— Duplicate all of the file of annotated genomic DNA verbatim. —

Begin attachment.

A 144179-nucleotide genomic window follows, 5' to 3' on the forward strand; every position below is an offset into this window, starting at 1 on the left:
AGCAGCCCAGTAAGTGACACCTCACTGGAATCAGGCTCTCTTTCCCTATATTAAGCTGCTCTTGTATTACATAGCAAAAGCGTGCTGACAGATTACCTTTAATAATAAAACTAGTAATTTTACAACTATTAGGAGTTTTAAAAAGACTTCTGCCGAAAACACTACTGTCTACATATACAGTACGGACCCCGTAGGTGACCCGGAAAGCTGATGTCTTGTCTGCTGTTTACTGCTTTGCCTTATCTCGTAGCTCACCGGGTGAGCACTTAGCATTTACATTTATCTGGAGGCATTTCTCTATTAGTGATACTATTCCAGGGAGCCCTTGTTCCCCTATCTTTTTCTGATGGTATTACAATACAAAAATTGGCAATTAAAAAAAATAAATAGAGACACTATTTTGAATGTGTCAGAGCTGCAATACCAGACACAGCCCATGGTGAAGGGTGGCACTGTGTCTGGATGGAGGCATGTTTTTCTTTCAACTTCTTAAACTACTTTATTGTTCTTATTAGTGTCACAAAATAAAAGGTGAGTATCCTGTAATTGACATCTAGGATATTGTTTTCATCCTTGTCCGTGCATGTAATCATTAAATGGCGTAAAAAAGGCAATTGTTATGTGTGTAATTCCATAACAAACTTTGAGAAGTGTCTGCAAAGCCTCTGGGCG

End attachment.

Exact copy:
A 144179-nucleotide genomic window follows, 5' to 3' on the forward strand; every position below is an offset into this window, starting at 1 on the left:
AGCAGCCCAGTAAGTGACACCTCACTGGAATCAGGCTCTCTTTCCCTATATTAAGCTGCTCTTGTATTACATAGCAAAAGCGTGCTGACAGATTACCTTTAATAATAAAACTAGTAATTTTACAACTATTAGGAGTTTTAAAAAGACTTCTGCCGAAAACACTACTGTCTACATATACAGTACGGACCCCGTAGGTGACCCGGAAAGCTGATGTCTTGTCTGCTGTTTACTGCTTTGCCTTATCTCGTAGCTCACCGGGTGAGCACTTAGCATTTACATTTATCTGGAGGCATTTCTCTATTAGTGATACTATTCCAGGGAGCCCTTGTTCCCCTATCTTTTTCTGATGGTATTACAATACAAAAATTGGCAATTAAAAAAAATAAATAGAGACACTATTTTGAATGTGTCAGAGCTGCAATACCAGACACAGCCCATGGTGAAGGGTGGCACTGTGTCTGGATGGAGGCATGTTTTTCTTTCAACTTCTTAAACTACTTTATTGTTCTTATTAGTGTCACAAAATAAAAGGTGAGTATCCTGTAATTGACATCTAGGATATTGTTTTCATCCTTGTCCGTGCATGTAATCATTAAATGGCGTAAAAAAGGCAATTGTTATGTGTGTAATTCCATAACAAACTTTGAGAAGTGTCTGCAAAGCCTCTGGGCG